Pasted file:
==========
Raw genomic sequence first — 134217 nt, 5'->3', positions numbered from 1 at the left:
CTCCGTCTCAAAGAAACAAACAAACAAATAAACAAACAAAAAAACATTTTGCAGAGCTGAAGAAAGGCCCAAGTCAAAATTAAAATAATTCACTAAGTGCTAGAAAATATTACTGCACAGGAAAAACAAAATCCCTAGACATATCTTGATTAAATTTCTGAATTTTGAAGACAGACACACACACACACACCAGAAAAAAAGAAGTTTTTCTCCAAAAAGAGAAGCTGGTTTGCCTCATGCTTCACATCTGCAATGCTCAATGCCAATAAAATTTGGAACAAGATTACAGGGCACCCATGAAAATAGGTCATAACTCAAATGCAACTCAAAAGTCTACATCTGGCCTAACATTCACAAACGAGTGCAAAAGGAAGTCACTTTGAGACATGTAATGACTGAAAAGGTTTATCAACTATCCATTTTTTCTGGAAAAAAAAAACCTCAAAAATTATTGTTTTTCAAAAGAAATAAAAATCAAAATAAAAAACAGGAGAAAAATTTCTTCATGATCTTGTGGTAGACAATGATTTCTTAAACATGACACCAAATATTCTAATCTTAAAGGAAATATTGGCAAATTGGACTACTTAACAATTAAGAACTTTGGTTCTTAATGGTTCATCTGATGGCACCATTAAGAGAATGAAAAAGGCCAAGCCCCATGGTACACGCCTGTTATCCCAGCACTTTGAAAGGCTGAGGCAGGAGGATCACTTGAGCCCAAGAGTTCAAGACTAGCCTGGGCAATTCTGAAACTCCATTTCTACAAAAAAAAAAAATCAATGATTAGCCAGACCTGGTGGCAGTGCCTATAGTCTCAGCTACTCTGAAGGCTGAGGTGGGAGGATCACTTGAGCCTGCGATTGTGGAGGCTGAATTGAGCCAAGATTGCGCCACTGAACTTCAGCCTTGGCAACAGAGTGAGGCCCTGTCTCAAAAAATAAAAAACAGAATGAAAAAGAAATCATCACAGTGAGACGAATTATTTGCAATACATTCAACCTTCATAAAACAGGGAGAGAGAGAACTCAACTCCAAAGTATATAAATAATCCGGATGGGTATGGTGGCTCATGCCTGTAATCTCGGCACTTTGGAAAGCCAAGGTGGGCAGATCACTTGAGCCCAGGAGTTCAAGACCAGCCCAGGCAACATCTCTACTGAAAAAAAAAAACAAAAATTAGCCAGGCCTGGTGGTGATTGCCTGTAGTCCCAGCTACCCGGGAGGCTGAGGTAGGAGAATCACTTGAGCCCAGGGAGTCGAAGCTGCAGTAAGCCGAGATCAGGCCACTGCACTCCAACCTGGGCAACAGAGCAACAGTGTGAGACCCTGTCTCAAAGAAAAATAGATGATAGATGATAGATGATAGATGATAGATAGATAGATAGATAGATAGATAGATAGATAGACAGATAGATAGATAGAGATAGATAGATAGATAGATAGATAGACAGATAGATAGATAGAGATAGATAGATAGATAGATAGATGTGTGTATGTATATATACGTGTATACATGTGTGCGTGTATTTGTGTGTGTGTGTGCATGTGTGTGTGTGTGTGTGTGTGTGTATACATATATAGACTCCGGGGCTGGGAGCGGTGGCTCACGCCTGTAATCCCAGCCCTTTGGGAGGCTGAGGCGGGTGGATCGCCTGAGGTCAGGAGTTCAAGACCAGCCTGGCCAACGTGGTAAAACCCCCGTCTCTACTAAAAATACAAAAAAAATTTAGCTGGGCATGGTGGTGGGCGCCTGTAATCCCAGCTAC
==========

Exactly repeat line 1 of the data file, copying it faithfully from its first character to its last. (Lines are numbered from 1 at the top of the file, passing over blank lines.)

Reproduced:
Raw genomic sequence first — 134217 nt, 5'->3', positions numbered from 1 at the left: